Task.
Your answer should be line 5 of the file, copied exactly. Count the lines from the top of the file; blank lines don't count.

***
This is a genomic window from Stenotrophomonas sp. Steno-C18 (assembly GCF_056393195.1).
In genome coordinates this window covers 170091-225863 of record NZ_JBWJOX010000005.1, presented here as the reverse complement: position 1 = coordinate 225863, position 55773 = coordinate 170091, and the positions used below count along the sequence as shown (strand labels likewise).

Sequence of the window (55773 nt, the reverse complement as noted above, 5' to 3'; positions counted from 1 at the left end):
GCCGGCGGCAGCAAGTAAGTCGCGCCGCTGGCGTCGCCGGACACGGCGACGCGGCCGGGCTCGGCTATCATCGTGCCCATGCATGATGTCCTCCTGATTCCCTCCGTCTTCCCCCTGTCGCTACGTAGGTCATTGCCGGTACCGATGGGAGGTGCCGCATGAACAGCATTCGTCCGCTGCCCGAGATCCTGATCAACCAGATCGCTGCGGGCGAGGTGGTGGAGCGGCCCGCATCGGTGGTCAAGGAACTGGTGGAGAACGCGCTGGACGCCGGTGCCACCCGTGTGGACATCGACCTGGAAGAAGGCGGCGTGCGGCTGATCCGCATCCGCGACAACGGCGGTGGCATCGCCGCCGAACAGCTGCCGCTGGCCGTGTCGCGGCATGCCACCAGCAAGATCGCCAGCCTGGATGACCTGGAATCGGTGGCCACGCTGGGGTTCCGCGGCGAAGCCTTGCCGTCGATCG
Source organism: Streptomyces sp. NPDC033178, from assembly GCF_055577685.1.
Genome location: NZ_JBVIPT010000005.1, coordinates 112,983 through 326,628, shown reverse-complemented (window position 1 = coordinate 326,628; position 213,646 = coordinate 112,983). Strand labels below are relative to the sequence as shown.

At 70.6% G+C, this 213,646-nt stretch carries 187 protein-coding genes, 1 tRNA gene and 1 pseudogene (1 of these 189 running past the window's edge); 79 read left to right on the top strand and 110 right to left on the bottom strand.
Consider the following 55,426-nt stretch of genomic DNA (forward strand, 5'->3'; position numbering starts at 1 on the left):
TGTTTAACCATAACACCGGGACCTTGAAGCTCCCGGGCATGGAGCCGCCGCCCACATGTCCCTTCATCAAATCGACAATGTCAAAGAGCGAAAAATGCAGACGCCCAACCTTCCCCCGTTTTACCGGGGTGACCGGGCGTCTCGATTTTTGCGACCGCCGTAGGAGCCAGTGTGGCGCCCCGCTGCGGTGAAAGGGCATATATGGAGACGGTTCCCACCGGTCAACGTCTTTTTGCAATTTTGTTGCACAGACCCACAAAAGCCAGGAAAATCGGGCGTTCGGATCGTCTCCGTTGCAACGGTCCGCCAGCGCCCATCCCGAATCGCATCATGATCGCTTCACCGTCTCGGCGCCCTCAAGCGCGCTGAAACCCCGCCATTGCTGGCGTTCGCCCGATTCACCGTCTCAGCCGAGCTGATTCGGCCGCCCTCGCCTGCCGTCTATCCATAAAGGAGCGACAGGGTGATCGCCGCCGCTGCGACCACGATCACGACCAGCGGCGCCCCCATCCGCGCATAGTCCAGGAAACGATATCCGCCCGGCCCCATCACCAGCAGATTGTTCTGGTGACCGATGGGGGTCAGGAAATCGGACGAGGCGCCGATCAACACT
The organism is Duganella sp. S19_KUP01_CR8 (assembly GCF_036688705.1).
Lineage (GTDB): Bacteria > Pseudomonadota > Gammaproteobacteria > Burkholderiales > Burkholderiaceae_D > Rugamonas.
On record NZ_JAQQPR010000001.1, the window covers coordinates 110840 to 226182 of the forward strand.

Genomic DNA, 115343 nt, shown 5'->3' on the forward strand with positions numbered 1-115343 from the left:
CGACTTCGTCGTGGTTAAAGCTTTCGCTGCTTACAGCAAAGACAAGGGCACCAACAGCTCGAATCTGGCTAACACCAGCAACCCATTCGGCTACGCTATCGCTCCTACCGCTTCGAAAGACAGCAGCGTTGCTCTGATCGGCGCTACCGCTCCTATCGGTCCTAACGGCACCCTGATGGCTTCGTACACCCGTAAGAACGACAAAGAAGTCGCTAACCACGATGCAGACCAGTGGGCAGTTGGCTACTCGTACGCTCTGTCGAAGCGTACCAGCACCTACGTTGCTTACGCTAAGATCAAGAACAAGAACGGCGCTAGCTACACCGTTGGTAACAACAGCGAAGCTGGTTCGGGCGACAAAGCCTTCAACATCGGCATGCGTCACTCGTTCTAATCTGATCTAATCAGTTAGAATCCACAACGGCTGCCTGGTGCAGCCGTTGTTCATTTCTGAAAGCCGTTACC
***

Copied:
Source organism: Streptomyces sp. NPDC033178, from assembly GCF_055577685.1.